Monday, September 03, 2007

Online Novel : What Happens When A Bird Flu Pandemic Hits Sydney

So what happens to a city when an extremely deadly bird flu pandemic hits Sydney, Australia?

This is a subject I'm now exploring in an online serialized novel called 'ED Day'.

The story is told in the form of a near daily journal by one of a few hundred survivorsl, and details how these survivors find themselves 'trapped' in the centre of Sydney, after the pandemic wipes out millions of people.

It's a massive exaggeration of even the very worst case scenarios for death tolls from a bird flu pandemic, but it's fiction, and to tell the story I want to tell I needed to wipe out most of Sydney's human population. Unfortunately.

I started writing this novel in late 2006 and posted a few chapters onto a forum at MySpace, inviting readers to criticize and discuss what they were reading. The reaction was mostly positive, but as a writer I found the experience unique and remarkable.

Work got in the way of doing more with the novel, but I've decided to impose a running deadline on getting the novel written by publishing three or four chapters a week, basically as they're written, first draft, no rewrites. There's no full outline of the novel, and I have at best a vague idea of where I want this story to go. But it's already taking on a life of its own.

On Tuesday, the novel will go into the history of how the bird flu virus began to spread human to human, how it reached Sydney, and what happened during the three 'waves' of the pandemic.

I hope all my regular readers here will come and have a look at the novel and follow it as its published online.

I would also hope that you feel free to comment on what you read, and don't hold back pointing out factual errors about H5N1 or discussing the way the pandemic unfolds in the novel.

Obviously, as the novel is fiction, not everything will be based on known scientific fact, but I'm planning to explore how World Health Organisation and UN guidelines for dealing with a pandemic outbreak play out for the people of Sydney.

Okay, that's my pitch.

The main site is here :

ED Day

But you can go here to read the first chapter :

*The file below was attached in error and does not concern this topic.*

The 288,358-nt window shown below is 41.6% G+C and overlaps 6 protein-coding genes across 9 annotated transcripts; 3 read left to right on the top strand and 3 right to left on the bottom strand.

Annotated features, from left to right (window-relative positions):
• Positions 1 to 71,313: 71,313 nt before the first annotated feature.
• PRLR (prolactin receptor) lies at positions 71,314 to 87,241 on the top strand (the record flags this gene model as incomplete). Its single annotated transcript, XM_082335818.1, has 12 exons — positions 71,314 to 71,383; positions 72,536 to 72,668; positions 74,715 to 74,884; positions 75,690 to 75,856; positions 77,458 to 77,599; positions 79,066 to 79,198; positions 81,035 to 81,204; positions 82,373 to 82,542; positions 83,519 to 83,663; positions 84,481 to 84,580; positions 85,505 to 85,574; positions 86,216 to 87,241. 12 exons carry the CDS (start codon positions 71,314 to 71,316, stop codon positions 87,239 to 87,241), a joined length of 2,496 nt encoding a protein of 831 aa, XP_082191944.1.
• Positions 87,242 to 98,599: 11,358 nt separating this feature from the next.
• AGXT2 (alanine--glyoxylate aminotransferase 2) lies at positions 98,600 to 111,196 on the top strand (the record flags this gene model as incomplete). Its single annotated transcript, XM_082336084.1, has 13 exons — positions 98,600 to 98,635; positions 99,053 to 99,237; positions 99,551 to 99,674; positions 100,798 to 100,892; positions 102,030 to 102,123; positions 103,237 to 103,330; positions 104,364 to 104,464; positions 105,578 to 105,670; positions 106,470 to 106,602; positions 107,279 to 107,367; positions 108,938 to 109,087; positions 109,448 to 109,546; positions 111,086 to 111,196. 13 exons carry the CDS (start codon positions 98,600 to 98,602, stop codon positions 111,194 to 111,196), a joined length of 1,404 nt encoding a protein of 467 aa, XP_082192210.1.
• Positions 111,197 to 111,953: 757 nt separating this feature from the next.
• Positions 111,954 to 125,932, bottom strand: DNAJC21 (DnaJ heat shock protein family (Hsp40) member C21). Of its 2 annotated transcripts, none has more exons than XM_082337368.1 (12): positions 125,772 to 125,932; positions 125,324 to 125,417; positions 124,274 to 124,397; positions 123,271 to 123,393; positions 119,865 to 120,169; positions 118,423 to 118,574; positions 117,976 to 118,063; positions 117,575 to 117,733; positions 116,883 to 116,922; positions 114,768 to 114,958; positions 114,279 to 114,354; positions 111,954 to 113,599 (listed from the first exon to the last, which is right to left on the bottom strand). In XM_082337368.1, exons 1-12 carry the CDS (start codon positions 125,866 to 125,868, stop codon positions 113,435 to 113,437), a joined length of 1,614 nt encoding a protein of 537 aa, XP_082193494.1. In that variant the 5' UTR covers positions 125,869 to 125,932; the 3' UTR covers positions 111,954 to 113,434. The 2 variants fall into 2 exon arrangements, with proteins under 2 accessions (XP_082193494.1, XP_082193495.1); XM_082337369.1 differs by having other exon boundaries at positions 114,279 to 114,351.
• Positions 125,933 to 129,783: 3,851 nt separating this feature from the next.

Chapter One : The Silence In The City

Regular postings of news to the Bird Flu Blog will continue at their usual rate of frequent to infrequent.


GoodToBeWithYou said...

Thoroughly looking forward to reading your outbreak scenario.

Back in the real world, I note Peter Beattie drew on the state's tamiflu reserves for this season's regular, but unusually severe, influenza outbreak.

When PB went to Tony Abbott for more tamiflu, abbott said No way, we're keeping it for the pandemic.

Meanwhile, an H5N1 cluster was forming in that favourite Oz holiday destination, Bali.

The vanilla flu this year was so severe that crowds stayed away from the Ekka, our Easter show. The health department was doing a PR exercise, handing out swabs, people were wearing masks.
But when the organisation running the show made a noise about taking$$$ being way down, rather than being a prudent Health department with infection minimisation as it's mission, they encouraged people to go to the show crowds, as long as they didn't actually have the flu.
No concern about any pre-symptomatic infectious period.
A very lax sort of risk minimisation if you ask me, and a pointer to how it might break out.

Quarantine measures don't seem to be working too well for the gee-gees either.

Darryl Mason said...

That's a remarkable report GoodToBeWithYou. Thanks. The media certainly didn't report that information about the Easter Show in any noticeable way. And yes, the 'vanilla flu' was particularly bad. Between direct deaths related to Influenza A and what they called deaths due to complications arising from Influenza A, the death toll was more than 400, over six to eight weeks.

The horse flu epidemic is very strange and shows just how financially destructive flu epidemics can be.

GoodToBeWithYou said...

It's not called the Easter show here, i used that term cos you are prob from Syderney, and that's what I thought youse called it when all the bushies and the cows and horses and side show alley and sample bags come to town. Here in Brisso its the Ekka, short for Exhibition and it's in August, just passed. Surprise surprise there's always a flu incidence spike in August. In fact they are saying they mighyt shift the hallowed Royal National Association Exhibition to some other time, less infectious.
The equine epideimic also shows how ineffective protection protocols can be, human error and all that. 'Frintance, this March, @ the super high CSIRO biosecurity lab in Geelong:
"Three scientists at an animal health laboratory were exposed to the virus last Monday while they were working on infected ducks. Laboratory director Dr Martyn Jeggo says an air filter inside a protective suit was not activated, exposing the three to the virus"
There has been a fatality at that lab before when a veteran scientist got locked in an airtight fridge or something with a nitrogen leak i think it was.
Truth is a lot like fiction, just with cheesier plot devices.